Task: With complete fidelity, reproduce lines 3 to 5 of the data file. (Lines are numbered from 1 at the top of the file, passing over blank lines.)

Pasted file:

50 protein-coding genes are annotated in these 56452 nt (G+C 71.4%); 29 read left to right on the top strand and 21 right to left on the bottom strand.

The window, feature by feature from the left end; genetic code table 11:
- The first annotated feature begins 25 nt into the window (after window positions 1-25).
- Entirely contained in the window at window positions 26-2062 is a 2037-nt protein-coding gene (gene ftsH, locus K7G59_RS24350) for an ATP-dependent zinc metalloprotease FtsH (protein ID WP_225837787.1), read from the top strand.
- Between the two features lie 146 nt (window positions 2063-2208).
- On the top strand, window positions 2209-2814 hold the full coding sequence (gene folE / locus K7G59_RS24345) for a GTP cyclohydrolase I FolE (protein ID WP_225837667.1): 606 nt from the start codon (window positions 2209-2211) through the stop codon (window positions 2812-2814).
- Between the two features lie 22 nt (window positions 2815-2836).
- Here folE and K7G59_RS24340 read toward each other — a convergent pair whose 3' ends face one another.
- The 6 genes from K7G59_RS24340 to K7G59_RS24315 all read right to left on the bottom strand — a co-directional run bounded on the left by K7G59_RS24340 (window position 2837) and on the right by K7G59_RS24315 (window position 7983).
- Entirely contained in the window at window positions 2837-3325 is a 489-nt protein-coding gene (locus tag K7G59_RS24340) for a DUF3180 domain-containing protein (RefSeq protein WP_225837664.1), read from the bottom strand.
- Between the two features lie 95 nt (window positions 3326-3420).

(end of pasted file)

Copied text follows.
- The first annotated feature begins 25 nt into the window (after window positions 1-25).
- Entirely contained in the window at window positions 26-2062 is a 2037-nt protein-coding gene (gene ftsH, locus K7G59_RS24350) for an ATP-dependent zinc metalloprotease FtsH (protein ID WP_225837787.1), read from the top strand.
- Between the two features lie 146 nt (window positions 2063-2208).